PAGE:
The people of Belle Yellah will, for the first time in their life time since the founding of Liberia breathe the air of total freedom, because difficulty to the most challenging Tuma River which separates the infamous community from the rest of Gbarpolu County for times immemorial will soon be a matter of history in the next two or three weeks.
The much politicized road project which has endured tension in the last two years is expected to be dedicated along with other infrastructure projects in the county during the celebration of Liberia’s 166th Independence Day Anniversary slated for July 26 later this year.
Pealat Construction Company (PCC) under a special presidential project arrangement was contracted by the Liberian Government to build the road to the community named after the defunct notorious prison, Belle Yellah, used by successive political leaders to silence people with nonconforming views.
But President Ellen Johnson Sirleaf who controversially came to power in 2006 promised to change that history by shutting down the prison to turn it into a vocational training center.
To achieve that, the Liberian leader decided to build a motor road and by 2009, she led an array of government officials, including Americans and Chinese ambassadors to spend the Christmas Season of that year in Belle Yellah, where she officially closed down the prison.
It was Pealat Construction Company that took a little more than 25 days to make the initial clearance in the Belle Forest to allow the presidential convoy to reach the Town, although Tuma River was a major challenge, the Contractor at the time used logs and ordinary dirt for vehicles to cross over.
The project soon began to face difficulties since government was not remitting money to the contractor to sustain the zeal that characterized the historic entry into Belle Yellah, something that nearly created the impression that the regime was not able to fulfill its promise to the people.
Although critics believe that the presidential project would not be a matter of reality but a mere political charade, however latest progress accelerated by the contractor has put all arguments to rest restoring the confidence of the people that the Ellen Johnson Sirleaf regime was still committed to fulfilling its promise.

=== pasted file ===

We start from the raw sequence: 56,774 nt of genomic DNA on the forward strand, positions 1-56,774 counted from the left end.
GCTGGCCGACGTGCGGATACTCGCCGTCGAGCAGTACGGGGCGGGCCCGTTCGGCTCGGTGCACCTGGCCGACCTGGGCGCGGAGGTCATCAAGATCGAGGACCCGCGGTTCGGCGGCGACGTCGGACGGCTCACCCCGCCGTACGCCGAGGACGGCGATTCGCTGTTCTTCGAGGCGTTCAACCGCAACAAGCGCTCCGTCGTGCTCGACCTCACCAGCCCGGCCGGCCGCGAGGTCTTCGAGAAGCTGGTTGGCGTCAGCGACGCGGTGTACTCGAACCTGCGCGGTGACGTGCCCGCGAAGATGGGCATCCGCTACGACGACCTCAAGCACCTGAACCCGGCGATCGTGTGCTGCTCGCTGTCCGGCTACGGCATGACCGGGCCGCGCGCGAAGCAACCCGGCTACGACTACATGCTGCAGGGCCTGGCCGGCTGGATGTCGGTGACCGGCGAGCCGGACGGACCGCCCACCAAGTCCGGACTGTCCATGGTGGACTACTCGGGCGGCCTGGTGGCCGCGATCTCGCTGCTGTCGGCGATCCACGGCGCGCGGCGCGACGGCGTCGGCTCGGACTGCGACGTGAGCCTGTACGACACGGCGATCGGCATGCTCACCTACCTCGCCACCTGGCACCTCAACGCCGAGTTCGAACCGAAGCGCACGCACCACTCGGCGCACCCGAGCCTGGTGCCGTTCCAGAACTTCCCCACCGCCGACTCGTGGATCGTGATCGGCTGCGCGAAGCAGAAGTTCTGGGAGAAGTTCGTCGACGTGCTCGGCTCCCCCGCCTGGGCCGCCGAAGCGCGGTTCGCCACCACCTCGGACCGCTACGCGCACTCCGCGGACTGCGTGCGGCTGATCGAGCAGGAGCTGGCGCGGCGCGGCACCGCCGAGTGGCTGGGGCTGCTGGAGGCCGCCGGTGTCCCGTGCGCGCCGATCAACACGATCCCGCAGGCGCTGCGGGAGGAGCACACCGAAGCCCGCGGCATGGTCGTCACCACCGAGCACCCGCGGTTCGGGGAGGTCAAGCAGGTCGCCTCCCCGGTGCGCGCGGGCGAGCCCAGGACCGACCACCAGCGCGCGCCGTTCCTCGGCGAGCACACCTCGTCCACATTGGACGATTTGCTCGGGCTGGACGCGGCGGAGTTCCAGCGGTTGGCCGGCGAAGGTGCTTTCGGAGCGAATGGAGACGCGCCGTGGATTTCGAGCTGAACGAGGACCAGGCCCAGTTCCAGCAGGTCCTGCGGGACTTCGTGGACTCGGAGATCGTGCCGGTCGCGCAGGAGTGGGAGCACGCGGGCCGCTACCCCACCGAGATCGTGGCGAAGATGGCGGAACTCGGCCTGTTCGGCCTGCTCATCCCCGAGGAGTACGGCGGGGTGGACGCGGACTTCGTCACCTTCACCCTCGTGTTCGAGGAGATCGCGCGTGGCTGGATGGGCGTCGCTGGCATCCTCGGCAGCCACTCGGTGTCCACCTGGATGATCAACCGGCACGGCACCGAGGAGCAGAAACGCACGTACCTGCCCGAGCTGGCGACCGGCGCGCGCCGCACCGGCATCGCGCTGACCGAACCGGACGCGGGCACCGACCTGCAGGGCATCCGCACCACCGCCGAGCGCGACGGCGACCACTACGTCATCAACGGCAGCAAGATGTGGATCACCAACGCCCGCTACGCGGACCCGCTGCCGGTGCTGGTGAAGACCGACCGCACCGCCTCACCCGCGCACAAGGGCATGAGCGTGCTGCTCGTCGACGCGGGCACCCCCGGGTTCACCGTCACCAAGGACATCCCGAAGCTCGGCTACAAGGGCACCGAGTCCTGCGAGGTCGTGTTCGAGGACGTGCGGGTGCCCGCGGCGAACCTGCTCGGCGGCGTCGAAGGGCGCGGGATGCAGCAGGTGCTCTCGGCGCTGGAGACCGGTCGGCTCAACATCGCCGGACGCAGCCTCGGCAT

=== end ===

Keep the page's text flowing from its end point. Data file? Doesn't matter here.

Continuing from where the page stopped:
Amongst latest tremendous progress made by Pealat in the last few months on the road which has triggered celebration across the Belle District, include the nearly completed Tuma River Bridge, the blasting of the tallest Goma Hill and the deployment of equipment across Tuma River which are aggressively moving towards Belle Yellah Town.
Pealat’s senior engineer, Emanuel Afari-Bekoe confirmed that the Tuma River Bridge which has been the major obstacle to Belle Yellah would be completed in three weeks, while at the same time making sure that the entire road is accessible to motorists.
The company has deployed additional equipment which are simultaneously carrying on clearance, grading, formation, gravelling, installation of culverts, backfilling of completed bridges and the completion of center piers of other mini-bridges amongst others.
At the moment, vehicles and motorcycles can drive or ride safely from Bopolu, the provincial capital of Gbarpolu County to Tuma River, a situation which Pealat is trying to change in the next weeks.
According to Pealat’s Management, additional equipment are expected to be deployed soon in an effort to accelerate progress aimed at finally completing the project. Public Works Deputy Minister for Technical Services, Victor B. Smith who toured the road recently expressed confidence in the ability of the contractor to end to the project.
According to Min. Smith, the President would drive to Belle Yellah during the celebration, something he believed was possible.